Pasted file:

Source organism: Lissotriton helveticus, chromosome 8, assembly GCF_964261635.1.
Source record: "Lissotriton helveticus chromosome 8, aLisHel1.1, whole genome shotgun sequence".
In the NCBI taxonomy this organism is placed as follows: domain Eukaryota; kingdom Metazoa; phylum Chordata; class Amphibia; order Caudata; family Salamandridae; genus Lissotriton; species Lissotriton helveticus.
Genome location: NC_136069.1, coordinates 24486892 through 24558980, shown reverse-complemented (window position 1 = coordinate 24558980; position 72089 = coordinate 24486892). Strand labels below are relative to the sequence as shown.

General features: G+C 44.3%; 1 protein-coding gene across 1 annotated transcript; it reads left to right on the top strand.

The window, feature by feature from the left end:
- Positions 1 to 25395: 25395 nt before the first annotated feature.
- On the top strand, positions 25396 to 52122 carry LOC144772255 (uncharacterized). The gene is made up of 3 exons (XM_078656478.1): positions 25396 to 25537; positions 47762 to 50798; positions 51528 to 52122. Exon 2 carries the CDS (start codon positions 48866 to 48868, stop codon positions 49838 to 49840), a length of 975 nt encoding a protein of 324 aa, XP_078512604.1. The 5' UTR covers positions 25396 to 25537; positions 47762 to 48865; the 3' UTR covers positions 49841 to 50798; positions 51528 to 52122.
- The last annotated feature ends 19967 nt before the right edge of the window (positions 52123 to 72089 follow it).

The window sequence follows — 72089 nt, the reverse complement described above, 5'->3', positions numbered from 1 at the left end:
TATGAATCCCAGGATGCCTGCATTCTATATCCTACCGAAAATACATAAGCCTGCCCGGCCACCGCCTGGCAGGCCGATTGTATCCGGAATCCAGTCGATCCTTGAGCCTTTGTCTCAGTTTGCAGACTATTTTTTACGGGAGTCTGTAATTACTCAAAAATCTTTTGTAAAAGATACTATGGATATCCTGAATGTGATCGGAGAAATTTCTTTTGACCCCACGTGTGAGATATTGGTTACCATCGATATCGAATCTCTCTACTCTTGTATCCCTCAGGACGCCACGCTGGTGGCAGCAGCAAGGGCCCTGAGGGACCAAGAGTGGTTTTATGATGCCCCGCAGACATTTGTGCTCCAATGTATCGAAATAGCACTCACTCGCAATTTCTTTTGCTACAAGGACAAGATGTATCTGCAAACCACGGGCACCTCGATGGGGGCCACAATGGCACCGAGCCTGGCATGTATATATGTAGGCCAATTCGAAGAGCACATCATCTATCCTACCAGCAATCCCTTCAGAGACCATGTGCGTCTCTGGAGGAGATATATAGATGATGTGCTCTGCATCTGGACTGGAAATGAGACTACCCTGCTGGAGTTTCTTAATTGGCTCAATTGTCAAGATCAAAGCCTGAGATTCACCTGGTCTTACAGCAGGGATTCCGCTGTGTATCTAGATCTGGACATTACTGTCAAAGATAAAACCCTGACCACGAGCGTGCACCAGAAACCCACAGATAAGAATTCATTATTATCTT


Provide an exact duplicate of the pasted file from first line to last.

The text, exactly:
Source organism: Lissotriton helveticus, chromosome 8, assembly GCF_964261635.1.
Source record: "Lissotriton helveticus chromosome 8, aLisHel1.1, whole genome shotgun sequence".
In the NCBI taxonomy this organism is placed as follows: domain Eukaryota; kingdom Metazoa; phylum Chordata; class Amphibia; order Caudata; family Salamandridae; genus Lissotriton; species Lissotriton helveticus.
Genome location: NC_136069.1, coordinates 24486892 through 24558980, shown reverse-complemented (window position 1 = coordinate 24558980; position 72089 = coordinate 24486892). Strand labels below are relative to the sequence as shown.

General features: G+C 44.3%; 1 protein-coding gene across 1 annotated transcript; it reads left to right on the top strand.

The window, feature by feature from the left end:
- Positions 1 to 25395: 25395 nt before the first annotated feature.
- On the top strand, positions 25396 to 52122 carry LOC144772255 (uncharacterized). The gene is made up of 3 exons (XM_078656478.1): positions 25396 to 25537; positions 47762 to 50798; positions 51528 to 52122. Exon 2 carries the CDS (start codon positions 48866 to 48868, stop codon positions 49838 to 49840), a length of 975 nt encoding a protein of 324 aa, XP_078512604.1. The 5' UTR covers positions 25396 to 25537; positions 47762 to 48865; the 3' UTR covers positions 49841 to 50798; positions 51528 to 52122.
- The last annotated feature ends 19967 nt before the right edge of the window (positions 52123 to 72089 follow it).

The window sequence follows — 72089 nt, the reverse complement described above, 5'->3', positions numbered from 1 at the left end:
TATGAATCCCAGGATGCCTGCATTCTATATCCTACCGAAAATACATAAGCCTGCCCGGCCACCGCCTGGCAGGCCGATTGTATCCGGAATCCAGTCGATCCTTGAGCCTTTGTCTCAGTTTGCAGACTATTTTTTACGGGAGTCTGTAATTACTCAAAAATCTTTTGTAAAAGATACTATGGATATCCTGAATGTGATCGGAGAAATTTCTTTTGACCCCACGTGTGAGATATTGGTTACCATCGATATCGAATCTCTCTACTCTTGTATCCCTCAGGACGCCACGCTGGTGGCAGCAGCAAGGGCCCTGAGGGACCAAGAGTGGTTTTATGATGCCCCGCAGACATTTGTGCTCCAATGTATCGAAATAGCACTCACTCGCAATTTCTTTTGCTACAAGGACAAGATGTATCTGCAAACCACGGGCACCTCGATGGGGGCCACAATGGCACCGAGCCTGGCATGTATATATGTAGGCCAATTCGAAGAGCACATCATCTATCCTACCAGCAATCCCTTCAGAGACCATGTGCGTCTCTGGAGGAGATATATAGATGATGTGCTCTGCATCTGGACTGGAAATGAGACTACCCTGCTGGAGTTTCTTAATTGGCTCAATTGTCAAGATCAAAGCCTGAGATTCACCTGGTCTTACAGCAGGGATTCCGCTGTGTATCTAGATCTGGACATTACTGTCAAAGATAAAACCCTGACCACGAGCGTGCACCAGAAACCCACAGATAAGAATTCATTATTATCTT